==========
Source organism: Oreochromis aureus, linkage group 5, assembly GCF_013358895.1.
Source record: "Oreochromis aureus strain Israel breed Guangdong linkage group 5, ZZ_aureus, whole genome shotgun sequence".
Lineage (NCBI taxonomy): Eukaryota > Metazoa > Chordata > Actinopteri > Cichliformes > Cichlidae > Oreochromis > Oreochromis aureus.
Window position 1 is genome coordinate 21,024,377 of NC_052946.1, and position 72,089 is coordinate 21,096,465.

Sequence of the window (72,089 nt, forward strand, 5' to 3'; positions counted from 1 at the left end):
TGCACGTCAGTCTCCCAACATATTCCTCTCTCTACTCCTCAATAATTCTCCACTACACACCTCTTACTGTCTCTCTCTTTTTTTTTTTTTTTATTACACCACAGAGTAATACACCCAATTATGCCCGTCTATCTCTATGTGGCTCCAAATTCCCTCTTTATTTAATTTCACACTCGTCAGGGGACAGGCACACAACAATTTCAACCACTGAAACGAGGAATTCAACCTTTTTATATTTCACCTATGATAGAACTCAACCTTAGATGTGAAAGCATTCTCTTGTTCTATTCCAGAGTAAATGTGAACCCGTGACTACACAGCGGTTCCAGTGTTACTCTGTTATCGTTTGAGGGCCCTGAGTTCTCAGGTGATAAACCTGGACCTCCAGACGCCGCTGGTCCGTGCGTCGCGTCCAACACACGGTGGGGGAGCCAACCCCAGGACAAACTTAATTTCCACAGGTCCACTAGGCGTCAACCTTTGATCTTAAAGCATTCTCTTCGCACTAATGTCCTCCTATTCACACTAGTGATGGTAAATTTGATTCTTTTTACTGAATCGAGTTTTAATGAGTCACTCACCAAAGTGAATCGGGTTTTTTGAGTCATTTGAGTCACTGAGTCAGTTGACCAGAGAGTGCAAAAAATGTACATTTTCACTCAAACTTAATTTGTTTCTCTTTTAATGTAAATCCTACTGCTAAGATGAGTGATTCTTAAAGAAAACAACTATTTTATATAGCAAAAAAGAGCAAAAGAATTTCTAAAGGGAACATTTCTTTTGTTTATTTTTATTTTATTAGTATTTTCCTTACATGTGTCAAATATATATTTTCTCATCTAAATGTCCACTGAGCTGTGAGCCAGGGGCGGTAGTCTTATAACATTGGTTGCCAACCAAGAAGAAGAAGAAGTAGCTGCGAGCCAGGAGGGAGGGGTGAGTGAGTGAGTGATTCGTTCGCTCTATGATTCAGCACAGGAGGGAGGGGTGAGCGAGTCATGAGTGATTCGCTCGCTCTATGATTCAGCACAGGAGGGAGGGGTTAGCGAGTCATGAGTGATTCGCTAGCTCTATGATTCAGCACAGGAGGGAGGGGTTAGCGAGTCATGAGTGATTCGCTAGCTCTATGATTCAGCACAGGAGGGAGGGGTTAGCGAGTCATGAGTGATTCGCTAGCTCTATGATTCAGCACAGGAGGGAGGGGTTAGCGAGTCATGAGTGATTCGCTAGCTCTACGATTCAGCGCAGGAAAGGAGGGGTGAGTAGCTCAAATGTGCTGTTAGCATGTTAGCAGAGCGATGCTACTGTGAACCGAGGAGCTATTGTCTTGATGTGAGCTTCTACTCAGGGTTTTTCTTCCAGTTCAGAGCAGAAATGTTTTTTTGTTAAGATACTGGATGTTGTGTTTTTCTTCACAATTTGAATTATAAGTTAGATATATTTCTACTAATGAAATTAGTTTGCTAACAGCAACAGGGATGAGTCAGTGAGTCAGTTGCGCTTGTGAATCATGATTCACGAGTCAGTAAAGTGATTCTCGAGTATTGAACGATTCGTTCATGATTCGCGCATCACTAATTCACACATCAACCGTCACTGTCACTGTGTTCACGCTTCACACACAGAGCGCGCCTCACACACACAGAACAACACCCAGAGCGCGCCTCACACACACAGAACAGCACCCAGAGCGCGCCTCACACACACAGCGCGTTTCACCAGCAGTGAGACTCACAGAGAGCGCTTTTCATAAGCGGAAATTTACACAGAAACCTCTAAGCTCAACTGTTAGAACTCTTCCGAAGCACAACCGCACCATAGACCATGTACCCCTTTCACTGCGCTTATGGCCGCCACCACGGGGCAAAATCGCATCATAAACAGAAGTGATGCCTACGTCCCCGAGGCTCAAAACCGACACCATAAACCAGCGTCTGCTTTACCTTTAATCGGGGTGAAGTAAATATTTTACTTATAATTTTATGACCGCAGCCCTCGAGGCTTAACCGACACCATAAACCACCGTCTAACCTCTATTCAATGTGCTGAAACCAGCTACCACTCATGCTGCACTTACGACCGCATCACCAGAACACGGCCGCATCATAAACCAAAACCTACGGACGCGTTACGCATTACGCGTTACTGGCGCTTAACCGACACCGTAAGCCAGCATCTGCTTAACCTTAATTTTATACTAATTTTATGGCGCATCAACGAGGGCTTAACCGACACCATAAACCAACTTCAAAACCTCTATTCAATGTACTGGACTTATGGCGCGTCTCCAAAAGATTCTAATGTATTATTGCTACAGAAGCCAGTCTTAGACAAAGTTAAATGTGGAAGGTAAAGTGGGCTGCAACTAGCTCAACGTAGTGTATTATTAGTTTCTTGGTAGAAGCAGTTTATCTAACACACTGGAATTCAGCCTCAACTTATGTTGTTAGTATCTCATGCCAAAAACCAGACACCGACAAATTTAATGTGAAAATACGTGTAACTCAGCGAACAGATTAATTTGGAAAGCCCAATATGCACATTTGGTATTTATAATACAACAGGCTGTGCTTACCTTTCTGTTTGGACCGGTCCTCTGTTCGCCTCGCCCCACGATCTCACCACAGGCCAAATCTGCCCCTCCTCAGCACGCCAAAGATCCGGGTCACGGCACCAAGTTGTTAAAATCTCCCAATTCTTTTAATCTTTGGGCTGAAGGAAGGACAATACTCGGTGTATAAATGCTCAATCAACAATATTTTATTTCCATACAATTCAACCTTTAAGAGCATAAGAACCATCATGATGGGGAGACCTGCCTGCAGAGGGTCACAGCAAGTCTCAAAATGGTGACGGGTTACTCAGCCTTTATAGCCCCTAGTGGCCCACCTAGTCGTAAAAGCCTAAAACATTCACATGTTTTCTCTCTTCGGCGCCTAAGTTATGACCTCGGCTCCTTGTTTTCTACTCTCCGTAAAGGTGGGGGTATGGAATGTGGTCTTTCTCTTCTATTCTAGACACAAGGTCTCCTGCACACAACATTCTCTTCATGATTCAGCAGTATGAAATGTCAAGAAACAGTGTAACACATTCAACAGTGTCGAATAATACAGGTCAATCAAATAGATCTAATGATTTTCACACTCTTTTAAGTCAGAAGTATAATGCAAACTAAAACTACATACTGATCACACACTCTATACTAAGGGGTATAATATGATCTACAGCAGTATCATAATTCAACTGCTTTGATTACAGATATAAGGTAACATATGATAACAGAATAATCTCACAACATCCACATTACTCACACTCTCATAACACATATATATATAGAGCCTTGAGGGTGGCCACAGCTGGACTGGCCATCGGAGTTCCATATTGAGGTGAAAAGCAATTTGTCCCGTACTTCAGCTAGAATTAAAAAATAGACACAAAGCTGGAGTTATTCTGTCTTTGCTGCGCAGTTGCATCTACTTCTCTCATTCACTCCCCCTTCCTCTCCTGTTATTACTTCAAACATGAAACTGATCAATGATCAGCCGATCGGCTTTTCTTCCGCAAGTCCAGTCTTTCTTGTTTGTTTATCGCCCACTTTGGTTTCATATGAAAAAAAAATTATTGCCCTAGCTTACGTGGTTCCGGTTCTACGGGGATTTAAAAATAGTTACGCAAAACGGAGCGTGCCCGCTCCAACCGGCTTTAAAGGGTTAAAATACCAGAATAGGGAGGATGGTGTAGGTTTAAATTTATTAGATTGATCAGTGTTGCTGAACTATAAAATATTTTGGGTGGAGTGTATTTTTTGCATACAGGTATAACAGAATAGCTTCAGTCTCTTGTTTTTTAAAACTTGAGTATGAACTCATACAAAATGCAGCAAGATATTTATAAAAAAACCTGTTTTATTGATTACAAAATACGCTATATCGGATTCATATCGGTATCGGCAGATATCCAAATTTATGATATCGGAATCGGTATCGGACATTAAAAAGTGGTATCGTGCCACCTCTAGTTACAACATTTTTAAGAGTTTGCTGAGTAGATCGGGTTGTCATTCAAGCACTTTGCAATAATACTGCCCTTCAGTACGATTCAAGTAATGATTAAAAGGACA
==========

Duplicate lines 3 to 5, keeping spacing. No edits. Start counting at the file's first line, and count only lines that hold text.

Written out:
Lineage (NCBI taxonomy): Eukaryota > Metazoa > Chordata > Actinopteri > Cichliformes > Cichlidae > Oreochromis > Oreochromis aureus.
Window position 1 is genome coordinate 21,024,377 of NC_052946.1, and position 72,089 is coordinate 21,096,465.

Sequence of the window (72,089 nt, forward strand, 5' to 3'; positions counted from 1 at the left end):